The Bottom Line: Treat TTP as a medical emergency. For full treatment details, see the TTP section in DynaMed Plus.
- Initiate plasma exchange
- Give methylprednisolone or high-dose oral prednisolone
- If plasma exchange is unavailable/delayed, consider large plasma infusions if tolerated in conjuction with pulsed methyl prednisolone
- Consider rituximab with plasma exchange and corticosteroids for patients with neurological/cardiac pathology
- Treatment regime should be individualized according to patient’s phenotype
- Give solvent/detergent-treated plasma infusion or ADAMTS13-containing intermediate purity factor VIII
- Refer pregnant women to specialist treatment centers and give ADAMTS13 supplementation regularly throughout pregnancy and postpartum period
Secondary TTP and ADAMTS13 < 10%:
- Treat with standard therapy – plasma exchange and corticosteroids
- Treat underlying disorder and/or remove underlying trigger
- Increase frequency of plasma exchange
Emerging therapies include bortezomib, recombinant ADAMTS13, and anti-von Willebrand factor therapy.
(DyanMed Plus, 2017)
References: DynaMed Plus [Internet]. Ipswich (MA): EBSCO Information Services. Record No. 115863, Thrombotic thrombocytopenic purpura (TTP); [updated 2017 Oct 04, cited 2017 Oct 27]; [about 16 screens].
Saha M, McDaniel JK, Zheng XL. Thrombotic thrombocytopenic purpura: pathogenesis, diagnosis and potential novel therapeutics. J Thromb Haemost. 2017 Oct;15(10):1889-1900. doi:10.1111/jth.13764.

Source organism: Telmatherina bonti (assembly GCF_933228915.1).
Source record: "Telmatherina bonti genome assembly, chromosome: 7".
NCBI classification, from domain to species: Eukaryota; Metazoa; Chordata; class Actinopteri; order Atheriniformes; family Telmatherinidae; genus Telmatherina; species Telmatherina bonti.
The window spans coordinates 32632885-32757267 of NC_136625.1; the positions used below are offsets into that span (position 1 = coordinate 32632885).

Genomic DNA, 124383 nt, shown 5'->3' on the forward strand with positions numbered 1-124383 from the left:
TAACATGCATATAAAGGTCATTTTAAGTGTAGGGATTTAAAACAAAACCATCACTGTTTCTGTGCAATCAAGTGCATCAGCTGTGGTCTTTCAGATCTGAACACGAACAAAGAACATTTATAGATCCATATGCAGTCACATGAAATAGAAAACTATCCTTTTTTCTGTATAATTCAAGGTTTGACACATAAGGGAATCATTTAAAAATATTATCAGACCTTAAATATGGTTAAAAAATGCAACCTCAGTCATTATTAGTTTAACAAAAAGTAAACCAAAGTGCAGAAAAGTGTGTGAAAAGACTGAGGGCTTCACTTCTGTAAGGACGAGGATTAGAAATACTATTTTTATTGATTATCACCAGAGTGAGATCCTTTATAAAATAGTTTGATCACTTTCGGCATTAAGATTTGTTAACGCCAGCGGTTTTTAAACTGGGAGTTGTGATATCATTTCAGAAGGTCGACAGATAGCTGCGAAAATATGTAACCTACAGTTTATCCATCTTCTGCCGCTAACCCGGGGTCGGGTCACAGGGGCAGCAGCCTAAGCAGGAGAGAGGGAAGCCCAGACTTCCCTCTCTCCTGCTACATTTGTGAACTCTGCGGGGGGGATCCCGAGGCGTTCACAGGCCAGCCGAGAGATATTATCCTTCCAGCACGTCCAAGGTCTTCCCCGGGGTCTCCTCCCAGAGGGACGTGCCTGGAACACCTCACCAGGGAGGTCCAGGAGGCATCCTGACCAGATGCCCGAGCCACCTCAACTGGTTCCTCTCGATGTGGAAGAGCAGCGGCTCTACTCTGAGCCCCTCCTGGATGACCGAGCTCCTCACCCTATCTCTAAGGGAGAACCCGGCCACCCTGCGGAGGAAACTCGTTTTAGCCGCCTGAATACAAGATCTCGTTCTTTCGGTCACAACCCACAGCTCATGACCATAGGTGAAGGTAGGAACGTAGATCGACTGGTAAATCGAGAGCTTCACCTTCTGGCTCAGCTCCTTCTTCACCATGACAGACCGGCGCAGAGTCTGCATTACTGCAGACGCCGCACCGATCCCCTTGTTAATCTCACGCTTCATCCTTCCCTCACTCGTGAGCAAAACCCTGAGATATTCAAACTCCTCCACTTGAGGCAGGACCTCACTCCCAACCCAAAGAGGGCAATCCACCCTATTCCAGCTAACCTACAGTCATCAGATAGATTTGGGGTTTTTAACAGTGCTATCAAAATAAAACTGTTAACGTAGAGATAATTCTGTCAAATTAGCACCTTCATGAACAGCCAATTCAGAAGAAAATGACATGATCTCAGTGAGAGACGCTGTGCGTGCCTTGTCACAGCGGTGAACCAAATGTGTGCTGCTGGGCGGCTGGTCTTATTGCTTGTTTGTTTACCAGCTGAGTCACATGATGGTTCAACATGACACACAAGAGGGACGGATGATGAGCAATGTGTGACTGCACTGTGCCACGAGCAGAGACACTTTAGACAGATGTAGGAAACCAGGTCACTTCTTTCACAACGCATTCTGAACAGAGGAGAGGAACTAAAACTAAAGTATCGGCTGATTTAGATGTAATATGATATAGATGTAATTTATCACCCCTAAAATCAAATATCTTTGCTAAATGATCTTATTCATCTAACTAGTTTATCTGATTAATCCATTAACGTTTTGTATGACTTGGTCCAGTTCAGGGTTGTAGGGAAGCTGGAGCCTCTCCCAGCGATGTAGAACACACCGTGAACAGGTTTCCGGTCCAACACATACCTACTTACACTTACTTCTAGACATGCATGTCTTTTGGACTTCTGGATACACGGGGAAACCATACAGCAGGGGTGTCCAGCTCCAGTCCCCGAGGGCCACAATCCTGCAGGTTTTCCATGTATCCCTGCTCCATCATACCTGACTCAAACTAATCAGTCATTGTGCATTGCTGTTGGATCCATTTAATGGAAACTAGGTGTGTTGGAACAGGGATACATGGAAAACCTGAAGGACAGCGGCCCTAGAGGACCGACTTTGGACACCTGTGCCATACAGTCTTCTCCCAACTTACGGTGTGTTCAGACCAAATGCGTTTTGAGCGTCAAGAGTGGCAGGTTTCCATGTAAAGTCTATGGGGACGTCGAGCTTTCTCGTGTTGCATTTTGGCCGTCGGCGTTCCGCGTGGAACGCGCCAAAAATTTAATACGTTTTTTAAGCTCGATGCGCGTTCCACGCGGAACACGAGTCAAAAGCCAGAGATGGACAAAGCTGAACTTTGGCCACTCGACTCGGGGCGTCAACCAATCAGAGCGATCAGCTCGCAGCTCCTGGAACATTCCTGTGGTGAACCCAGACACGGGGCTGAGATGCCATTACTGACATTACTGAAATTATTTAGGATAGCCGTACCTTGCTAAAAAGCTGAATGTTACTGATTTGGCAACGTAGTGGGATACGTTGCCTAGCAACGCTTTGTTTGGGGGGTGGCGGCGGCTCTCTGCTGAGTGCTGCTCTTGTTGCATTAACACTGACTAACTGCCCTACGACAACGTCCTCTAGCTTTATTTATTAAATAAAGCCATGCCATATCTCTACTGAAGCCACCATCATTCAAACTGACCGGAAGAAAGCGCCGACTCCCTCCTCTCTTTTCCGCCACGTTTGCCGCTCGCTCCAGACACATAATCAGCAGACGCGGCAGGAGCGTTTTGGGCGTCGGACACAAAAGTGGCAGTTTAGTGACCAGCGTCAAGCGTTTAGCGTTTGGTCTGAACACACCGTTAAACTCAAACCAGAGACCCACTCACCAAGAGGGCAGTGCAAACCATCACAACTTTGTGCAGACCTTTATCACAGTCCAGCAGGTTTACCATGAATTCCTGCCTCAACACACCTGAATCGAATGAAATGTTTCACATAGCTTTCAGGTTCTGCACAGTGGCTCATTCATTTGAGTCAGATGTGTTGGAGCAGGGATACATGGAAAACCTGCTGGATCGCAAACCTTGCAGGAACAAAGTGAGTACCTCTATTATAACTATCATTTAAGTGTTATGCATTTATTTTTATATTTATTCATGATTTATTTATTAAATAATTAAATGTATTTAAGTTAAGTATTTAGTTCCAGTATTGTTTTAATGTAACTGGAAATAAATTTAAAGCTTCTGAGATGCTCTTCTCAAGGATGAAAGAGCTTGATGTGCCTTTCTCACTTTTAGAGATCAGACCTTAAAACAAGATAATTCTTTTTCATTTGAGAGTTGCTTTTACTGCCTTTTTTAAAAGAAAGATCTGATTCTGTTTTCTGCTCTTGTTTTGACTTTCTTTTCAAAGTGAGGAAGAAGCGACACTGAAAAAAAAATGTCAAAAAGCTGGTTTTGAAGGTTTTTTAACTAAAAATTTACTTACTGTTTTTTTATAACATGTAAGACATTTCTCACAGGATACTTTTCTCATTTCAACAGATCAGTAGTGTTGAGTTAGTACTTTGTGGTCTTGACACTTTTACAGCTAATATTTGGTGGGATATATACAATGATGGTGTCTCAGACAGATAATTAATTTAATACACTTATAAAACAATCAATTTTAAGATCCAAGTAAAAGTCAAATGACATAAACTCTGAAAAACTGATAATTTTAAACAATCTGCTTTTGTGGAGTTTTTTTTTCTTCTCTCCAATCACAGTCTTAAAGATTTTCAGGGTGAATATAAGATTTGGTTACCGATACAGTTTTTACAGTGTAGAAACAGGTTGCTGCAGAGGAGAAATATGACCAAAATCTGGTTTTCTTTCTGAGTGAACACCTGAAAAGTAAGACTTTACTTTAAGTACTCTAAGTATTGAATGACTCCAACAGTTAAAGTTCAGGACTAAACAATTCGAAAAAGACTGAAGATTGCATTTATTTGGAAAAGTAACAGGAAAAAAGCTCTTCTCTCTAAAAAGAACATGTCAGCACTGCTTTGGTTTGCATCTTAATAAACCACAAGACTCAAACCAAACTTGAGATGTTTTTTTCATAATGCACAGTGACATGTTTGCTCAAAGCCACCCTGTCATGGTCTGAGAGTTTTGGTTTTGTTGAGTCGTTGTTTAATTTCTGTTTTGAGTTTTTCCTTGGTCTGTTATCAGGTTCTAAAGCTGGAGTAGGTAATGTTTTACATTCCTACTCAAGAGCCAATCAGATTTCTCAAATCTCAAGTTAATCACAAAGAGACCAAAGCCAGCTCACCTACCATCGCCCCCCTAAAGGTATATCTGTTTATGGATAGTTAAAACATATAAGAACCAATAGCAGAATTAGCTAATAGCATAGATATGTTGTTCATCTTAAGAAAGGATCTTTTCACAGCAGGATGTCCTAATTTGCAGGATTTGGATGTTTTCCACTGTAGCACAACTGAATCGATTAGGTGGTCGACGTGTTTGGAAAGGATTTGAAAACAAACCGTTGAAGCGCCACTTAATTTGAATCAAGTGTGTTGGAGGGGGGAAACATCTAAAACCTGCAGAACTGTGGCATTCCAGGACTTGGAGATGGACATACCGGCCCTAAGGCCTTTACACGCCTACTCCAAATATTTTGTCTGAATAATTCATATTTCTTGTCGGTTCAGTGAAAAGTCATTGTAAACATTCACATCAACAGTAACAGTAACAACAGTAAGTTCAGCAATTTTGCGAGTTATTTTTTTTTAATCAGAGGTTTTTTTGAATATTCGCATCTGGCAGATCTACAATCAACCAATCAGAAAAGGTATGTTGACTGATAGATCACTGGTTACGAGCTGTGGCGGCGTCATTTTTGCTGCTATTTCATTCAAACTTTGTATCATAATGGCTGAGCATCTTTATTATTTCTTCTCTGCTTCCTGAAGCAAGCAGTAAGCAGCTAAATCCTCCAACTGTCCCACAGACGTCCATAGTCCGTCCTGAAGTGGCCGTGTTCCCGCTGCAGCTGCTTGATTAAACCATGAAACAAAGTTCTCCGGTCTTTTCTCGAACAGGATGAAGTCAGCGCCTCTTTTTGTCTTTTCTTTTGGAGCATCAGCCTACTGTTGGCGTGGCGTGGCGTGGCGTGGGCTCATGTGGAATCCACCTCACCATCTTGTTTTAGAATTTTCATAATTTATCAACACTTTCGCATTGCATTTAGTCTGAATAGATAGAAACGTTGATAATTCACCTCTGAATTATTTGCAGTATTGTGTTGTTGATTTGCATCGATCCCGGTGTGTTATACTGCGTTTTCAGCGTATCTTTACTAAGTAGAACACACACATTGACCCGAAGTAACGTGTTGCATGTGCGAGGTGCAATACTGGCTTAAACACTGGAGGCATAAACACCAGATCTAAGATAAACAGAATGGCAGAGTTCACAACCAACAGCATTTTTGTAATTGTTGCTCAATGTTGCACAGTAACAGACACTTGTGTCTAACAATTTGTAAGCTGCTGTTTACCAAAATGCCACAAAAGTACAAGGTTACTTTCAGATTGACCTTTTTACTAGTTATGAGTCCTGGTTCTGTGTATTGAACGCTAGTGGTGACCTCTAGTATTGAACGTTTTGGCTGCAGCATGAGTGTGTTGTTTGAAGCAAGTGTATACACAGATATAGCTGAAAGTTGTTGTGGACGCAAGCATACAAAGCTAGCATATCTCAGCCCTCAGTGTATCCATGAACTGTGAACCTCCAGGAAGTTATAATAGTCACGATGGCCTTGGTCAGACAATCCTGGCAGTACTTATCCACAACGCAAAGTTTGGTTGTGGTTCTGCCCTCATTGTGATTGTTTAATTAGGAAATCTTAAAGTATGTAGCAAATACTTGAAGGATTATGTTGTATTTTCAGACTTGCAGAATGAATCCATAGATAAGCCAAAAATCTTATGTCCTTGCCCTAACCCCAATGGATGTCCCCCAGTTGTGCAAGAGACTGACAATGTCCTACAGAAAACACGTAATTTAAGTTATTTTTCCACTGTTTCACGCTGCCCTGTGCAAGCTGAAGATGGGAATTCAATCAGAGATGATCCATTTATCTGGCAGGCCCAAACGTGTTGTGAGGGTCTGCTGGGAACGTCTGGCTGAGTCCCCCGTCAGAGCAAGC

Summary: TTP is a potentially fatal clinical syndrome and is primarily caused by autoantibodies against the von Willebrand factor (VWF)-cleaving metalloprotease ADAMTS13. Severe deficiency of plasma ADAMTS13 activity with or without detectable inhibitory autoantibodies against ADAMTS13 supports diagnosis of TTP (Saha, McDaniel, and Zheng, 2017).
Prophylactic plasma infusion remains the mainstay for treatment of hereditary TTP resulting from mutations in ADAMTS13. According to Saha et al (2017), 5 mL kg-1 bi-weekly fresh frozen plasma seems sufﬁcient to prevent acute episodes. However, when acute TTP develops, 10 mL kg-1 every 1–2 weeks may be necessary for treatment.
Therapeutic plasma exchange (TPE) is the treatment of choice for acquired TTP. Other immunosuppressive therapies including corticosteroids, vincristine, cyclophosphamide, cyclosporien, and rituximab, and bortezomib may be considered in patients with acquired TTP to eliminate antibody formation and sustain a long-term remission. Some physicians are reluctant to use platelet transfusion; Swisher et al (2009) suggest it should be minimized but can be considered in those with overt bleeding and also during invasive procedures in patients with severe thrombocytopenia (Saha, McDaniel, and Zheng, 2017).